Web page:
When you start to consider filing for bankruptcy, it’s best to understand all your options before you make any commitments. If you are, or have been, a military service person considering bankruptcy, now may be the time to act. An exemption that applies specifically to you will expire soon, and you may want to take advantage of it.
What Is Chapter 7 Bankruptcy?
The two most common types of bankruptcies are Chapter 7 and Chapter 13. In both cases, a debtor applies to the court for help in paying or otherwise discharging their debts. What distinguishes the two is how the debts are discharged and how much you have to pay back.
In Chapter 13, the debtor submits a payment plan to cover some of their existing debts. A large portion of what they owe is forgiven, however, they must still pay certain types of debts. When filing Chapter 13, you may be able to keep assets like a home or car, but you will be liable for any money you owe that uses those assets as collateral, for example, home and car loans.
With Chapter 7, a greater portion of your debt is erased. Some of your assets may be seized and sold to pay some of what you own. You may be able to keep collateral from secured loans, such as your car, though that is something that will be negotiated in the course of your bankruptcy. The major advantage of Chapter 7 is that you may not have to pay back any part of your debts.
Not everyone can file for Chapter 7 bankruptcy. It is a more extreme option where assets are sold and large portions of debt are erased. Whether you can file for Chapter 7 is determined by something called the ‘means test.’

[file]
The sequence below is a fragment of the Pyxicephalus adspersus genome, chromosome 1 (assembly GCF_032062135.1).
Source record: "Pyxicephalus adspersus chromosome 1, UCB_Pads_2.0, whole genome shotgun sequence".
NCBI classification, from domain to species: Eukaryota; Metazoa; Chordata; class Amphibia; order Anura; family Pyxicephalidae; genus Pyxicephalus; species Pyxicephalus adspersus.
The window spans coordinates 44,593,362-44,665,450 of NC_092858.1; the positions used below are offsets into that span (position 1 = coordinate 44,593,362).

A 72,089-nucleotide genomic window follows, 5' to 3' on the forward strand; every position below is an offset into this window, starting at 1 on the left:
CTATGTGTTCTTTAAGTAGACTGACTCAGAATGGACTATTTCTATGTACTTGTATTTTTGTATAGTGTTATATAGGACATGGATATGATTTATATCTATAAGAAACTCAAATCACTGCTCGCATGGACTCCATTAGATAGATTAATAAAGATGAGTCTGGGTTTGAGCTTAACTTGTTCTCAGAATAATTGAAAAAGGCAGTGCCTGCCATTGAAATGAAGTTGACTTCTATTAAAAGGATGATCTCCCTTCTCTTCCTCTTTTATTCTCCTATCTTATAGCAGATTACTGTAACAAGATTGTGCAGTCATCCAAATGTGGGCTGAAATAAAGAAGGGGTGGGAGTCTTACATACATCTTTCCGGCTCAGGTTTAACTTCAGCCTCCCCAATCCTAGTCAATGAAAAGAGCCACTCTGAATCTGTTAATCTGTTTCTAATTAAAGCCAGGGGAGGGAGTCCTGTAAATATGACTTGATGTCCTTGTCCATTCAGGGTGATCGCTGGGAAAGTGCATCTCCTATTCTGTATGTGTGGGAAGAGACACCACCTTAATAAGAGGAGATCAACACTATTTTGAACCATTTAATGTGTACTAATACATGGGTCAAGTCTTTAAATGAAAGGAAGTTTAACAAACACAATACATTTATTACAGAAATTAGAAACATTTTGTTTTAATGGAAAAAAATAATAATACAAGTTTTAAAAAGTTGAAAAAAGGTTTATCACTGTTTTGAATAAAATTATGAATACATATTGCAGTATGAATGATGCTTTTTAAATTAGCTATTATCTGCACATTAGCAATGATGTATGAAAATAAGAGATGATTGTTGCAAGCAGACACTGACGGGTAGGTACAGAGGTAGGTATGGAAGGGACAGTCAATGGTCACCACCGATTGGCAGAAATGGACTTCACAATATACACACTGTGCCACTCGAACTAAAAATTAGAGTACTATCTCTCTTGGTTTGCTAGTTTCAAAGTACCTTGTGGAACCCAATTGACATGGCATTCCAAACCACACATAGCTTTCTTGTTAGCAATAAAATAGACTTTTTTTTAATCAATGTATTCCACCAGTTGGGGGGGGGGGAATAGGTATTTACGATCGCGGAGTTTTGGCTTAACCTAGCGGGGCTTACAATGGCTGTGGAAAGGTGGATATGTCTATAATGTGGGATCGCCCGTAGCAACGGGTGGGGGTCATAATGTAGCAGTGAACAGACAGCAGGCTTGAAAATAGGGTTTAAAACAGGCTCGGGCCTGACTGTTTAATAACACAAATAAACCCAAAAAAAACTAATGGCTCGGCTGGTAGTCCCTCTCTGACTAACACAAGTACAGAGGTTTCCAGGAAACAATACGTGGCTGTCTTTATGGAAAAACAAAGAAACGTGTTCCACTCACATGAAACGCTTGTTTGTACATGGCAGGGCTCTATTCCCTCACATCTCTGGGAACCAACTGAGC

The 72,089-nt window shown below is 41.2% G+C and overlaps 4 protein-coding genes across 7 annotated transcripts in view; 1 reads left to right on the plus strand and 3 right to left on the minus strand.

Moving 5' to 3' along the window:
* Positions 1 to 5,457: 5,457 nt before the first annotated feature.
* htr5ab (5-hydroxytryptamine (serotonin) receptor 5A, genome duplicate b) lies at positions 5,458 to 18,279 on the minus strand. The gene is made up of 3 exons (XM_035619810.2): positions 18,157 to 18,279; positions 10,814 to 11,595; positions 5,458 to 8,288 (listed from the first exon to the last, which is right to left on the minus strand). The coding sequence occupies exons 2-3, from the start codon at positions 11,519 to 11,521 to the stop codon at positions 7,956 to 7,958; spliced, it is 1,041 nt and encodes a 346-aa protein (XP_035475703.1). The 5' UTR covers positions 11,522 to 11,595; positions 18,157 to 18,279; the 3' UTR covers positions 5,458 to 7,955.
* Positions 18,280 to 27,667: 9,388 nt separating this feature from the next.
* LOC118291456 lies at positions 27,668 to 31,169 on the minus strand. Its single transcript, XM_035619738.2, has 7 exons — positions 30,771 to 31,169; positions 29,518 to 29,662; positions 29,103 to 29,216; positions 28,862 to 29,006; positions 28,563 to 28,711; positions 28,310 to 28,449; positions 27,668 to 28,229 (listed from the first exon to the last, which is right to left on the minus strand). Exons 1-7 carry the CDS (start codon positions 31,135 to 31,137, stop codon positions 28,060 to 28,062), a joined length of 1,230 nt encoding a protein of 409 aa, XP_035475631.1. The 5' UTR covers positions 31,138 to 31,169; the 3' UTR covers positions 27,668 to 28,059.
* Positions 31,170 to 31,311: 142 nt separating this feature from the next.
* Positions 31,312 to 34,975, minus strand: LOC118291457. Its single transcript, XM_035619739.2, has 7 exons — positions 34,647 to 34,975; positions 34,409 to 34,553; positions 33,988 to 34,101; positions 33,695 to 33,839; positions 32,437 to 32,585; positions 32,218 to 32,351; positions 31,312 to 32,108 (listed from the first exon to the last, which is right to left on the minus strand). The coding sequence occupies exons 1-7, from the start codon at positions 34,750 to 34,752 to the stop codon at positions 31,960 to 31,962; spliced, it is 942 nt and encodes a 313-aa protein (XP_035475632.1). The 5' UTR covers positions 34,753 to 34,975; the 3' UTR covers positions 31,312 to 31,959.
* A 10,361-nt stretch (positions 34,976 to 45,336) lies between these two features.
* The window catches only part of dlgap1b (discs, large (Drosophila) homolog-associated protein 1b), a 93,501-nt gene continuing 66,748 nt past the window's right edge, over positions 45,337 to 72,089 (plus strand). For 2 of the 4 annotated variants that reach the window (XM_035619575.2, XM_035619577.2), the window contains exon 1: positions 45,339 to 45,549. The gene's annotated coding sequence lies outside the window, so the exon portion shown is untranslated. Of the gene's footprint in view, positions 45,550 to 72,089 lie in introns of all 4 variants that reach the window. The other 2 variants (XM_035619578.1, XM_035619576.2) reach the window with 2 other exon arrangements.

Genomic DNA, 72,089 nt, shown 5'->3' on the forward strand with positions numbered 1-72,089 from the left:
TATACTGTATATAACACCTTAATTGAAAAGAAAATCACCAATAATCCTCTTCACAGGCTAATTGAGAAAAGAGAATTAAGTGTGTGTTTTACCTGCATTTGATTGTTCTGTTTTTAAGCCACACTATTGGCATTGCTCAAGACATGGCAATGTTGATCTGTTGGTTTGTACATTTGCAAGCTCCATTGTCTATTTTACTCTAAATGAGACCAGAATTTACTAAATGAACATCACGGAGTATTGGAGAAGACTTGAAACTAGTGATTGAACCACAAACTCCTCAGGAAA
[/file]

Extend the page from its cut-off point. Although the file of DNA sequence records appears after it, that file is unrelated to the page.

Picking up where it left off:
What Is The Means Test?
The means test determines whether you qualify for Chapter 7 bankruptcy. Basically, the test compares your income to your expenses. Any money you make over what you pay for bills is considered your ‘disposable’ income. The more disposable income you have, the less likely you are to qualify for chapter 7.
There are a few specifics that make it a little more complicated than it might appear at first. Your income listed will be the average of your income for the last 6 months. You debt must be primarily personal debt, and not due to business expenses. If your income is less than the median income for your state, you automatically qualify. Here is a calculator to determine whether you qualify: http://www.legalconsumer.com/bankruptcy/means-test/
If you’ve served in the military since 2001, however, you may qualify for an exception that will allow you to file for Chapter 7 even if your income is higher than the median.
Who Qualifies For The Exemption?
If you served in homeland defense duties for at least 90 days since September 11th, 2001, you might qualify for the means test exemption. This includes reservists and those who served in the National Guard who were deployed overseas.
The date of filing must be within 541 days of your last day of active duty, otherwise, you may not qualify. If you are a disabled veteran, you may qualify no matter how long it’s been since you actively served.
This exemption may be extended by Congress, but at the moment it expires on December 18th of this year. If you’re considering filing for bankruptcy, it may be a good idea to consider filing soon to take advantage of this opportunity.